How Does Gravity Change the Pelvic Floor Muscles?
Hi friends! Let’s talk about gravity and how it can impact the pelvic floor. Gravity is pretty cool because we can either use it to challenge the pelvic floor muscles or assist the pelvic floor muscles by changing just our positioning.
Gravity is a constant force that is always pulling down towards the ground. Gravity pulls down, not just on the pelvic floor muscles, but it pulls on the pelvic organs, too! This is why pelvic organ prolapse symptoms can be worse at the end of the day when we have been upright for hours—gravity has been pulling down on our pelvic organs. But we can change how gravity works by changing our position!
Let’s talk about the different positions: gravity-eliminated, gravity neutral, and anti-gravity.
This includes positions where the hips are above the heart, like bridging. In these positions, the pelvic floor muscles are on slack and gravity is pulling the pelvic floor muscles towards the head. This makes it easier to get a contraction because gravity is already pulling the muscles in the right direction and it pulls the weight of the pelvic organs off of the pelvic floor.
Gravity-assisted is not a functional position since we cannot do much while in it, but it can be a great way to start off with strengthening if you have weak muscles. It is important to eventually progress to other positions as your pelvic floor muscle get stronger.
Eliminating gravity can also be great when having intercourse with pelvic organ prolapse—this position will help to keep the pelvic floor muscles in the pelvic cavity to allow for unobstructed penetration.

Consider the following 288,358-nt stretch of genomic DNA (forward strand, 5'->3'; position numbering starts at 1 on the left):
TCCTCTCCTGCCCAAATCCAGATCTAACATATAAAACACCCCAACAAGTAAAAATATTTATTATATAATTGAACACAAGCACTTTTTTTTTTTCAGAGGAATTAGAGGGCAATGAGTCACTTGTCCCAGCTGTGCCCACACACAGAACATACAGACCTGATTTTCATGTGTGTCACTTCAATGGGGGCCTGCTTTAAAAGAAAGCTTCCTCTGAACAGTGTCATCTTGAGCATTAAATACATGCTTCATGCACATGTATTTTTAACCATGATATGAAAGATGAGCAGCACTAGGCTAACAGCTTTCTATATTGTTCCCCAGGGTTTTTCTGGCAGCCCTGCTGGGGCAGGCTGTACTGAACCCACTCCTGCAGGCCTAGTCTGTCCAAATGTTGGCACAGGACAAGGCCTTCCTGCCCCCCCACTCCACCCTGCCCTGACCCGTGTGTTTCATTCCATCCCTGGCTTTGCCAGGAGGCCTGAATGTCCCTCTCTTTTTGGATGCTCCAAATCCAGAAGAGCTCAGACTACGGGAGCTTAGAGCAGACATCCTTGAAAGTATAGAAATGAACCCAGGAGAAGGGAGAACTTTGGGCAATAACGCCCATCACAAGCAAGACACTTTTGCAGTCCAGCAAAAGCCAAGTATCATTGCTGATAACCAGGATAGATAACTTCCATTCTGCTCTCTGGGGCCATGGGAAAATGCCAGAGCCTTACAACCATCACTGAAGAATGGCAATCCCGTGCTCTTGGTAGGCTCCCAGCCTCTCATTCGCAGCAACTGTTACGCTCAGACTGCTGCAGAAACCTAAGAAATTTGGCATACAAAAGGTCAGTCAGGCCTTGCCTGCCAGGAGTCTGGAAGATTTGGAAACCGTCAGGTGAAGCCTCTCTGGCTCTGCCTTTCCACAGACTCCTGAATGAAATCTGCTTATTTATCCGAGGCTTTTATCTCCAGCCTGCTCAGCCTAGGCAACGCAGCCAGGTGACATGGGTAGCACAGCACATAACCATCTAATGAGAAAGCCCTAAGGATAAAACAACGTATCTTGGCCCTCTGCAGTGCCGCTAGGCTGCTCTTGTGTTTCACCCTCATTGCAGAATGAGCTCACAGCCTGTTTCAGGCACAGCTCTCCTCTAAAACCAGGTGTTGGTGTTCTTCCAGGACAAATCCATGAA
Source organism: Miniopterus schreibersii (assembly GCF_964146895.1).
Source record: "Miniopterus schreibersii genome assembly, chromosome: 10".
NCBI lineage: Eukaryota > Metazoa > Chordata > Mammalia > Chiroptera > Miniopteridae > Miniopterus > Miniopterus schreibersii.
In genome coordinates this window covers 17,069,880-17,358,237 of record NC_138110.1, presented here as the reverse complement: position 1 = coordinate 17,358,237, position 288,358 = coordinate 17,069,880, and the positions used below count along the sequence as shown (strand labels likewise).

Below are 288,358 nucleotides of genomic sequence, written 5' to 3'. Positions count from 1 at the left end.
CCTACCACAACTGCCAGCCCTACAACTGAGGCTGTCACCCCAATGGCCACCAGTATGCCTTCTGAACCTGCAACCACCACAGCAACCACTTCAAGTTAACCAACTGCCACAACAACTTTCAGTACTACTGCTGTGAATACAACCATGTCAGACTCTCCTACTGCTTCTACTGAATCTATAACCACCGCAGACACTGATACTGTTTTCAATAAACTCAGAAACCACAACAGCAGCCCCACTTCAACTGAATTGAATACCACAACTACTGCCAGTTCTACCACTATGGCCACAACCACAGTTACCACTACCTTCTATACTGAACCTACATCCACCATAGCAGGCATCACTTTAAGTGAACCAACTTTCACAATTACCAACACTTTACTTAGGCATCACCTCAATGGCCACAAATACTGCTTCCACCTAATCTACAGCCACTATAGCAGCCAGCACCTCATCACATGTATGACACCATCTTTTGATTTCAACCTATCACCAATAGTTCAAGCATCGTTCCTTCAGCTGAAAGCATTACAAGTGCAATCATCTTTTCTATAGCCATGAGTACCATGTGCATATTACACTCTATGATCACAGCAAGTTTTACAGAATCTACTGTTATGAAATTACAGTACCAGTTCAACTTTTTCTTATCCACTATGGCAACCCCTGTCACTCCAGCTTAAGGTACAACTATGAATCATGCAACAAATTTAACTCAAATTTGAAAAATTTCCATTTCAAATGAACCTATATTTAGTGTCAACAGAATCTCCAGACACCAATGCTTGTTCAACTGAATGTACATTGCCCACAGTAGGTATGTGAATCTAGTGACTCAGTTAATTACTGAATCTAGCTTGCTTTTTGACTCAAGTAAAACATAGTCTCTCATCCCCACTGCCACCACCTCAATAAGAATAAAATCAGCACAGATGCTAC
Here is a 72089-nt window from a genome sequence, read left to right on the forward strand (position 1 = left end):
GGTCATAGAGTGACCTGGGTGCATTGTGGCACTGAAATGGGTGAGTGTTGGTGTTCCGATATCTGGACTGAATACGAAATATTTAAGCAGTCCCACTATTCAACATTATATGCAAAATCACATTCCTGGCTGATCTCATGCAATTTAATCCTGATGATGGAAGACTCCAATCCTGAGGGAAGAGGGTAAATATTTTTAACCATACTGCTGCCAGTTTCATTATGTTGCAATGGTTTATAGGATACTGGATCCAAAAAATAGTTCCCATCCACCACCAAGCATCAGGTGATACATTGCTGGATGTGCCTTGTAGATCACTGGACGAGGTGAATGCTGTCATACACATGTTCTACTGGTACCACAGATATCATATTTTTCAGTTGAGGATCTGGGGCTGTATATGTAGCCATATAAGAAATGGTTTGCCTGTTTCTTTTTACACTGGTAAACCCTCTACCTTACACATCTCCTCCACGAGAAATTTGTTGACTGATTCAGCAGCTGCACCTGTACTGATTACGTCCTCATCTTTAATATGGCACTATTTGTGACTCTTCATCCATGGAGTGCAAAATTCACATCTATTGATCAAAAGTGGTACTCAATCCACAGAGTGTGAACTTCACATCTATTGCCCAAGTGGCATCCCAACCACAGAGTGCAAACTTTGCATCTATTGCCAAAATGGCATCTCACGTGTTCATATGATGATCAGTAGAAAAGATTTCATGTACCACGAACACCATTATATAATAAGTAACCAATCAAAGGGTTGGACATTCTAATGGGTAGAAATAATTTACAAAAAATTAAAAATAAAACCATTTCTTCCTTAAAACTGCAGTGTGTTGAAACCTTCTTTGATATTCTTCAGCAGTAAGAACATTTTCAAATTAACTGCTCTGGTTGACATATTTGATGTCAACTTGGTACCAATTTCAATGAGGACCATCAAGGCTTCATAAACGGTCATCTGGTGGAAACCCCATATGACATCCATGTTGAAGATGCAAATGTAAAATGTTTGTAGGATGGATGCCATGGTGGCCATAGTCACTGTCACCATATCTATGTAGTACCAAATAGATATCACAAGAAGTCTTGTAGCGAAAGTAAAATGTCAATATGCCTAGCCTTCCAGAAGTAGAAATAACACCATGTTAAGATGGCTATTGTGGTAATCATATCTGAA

This includes positions where gravity is not pulling the pelvic floor muscles in any direction. This includes positions like lying on your back, on your hands and knees, lying on your side. This is a great place to perform exercises if your pelvic floor muscles are stronger but struggle in more upright positions. Plus, if you are postpartum being on your hands and knees can be a great position to do exercises while entertaining your baby on the floor with you.
This includes upright positions, like sitting or standing. Gravity pulls down on the pelvic floor muscles and the have to push up to counter balance. Sitting is slightly easier than standing for the pelvic floor muscles. The surface you sit on gives support to the pelvic floor muscles and pelvic organs. When you standing up, this support is taken away and the pelvic floor muscles must do all of the work.
Using the knowledge of how gravity impacts the pelvic floor muscles you can change almost any activity or exercise to what you need. Gravity is one of the simplest ways to modify activities to make them easier or harder. To make an exercise easier, do it in a gravity-eliminated positions. To make an exercise harder, do it in an anti-gravity position.
Ready to learn more about your pelvic floor muscles? Here are some helpful resources:
Watch Netflix for Your Pelvic Floor at Pelvic Flicks
Take our self-paced Power Over Prolapse E-Course
Visit our YouTube channel for more on the pelvic floor
Learn more about the pelvic floor muscles with our book: My Pelvic Floor Muscles The Basics: Learn where the pelvic floor muscles are, what they do, and how they work
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Vaginal Weights: Evidence Based Research Review with Dr. Amanda Olson, PT, DPT, PRPC
Written by Emily Reul, PT, DPT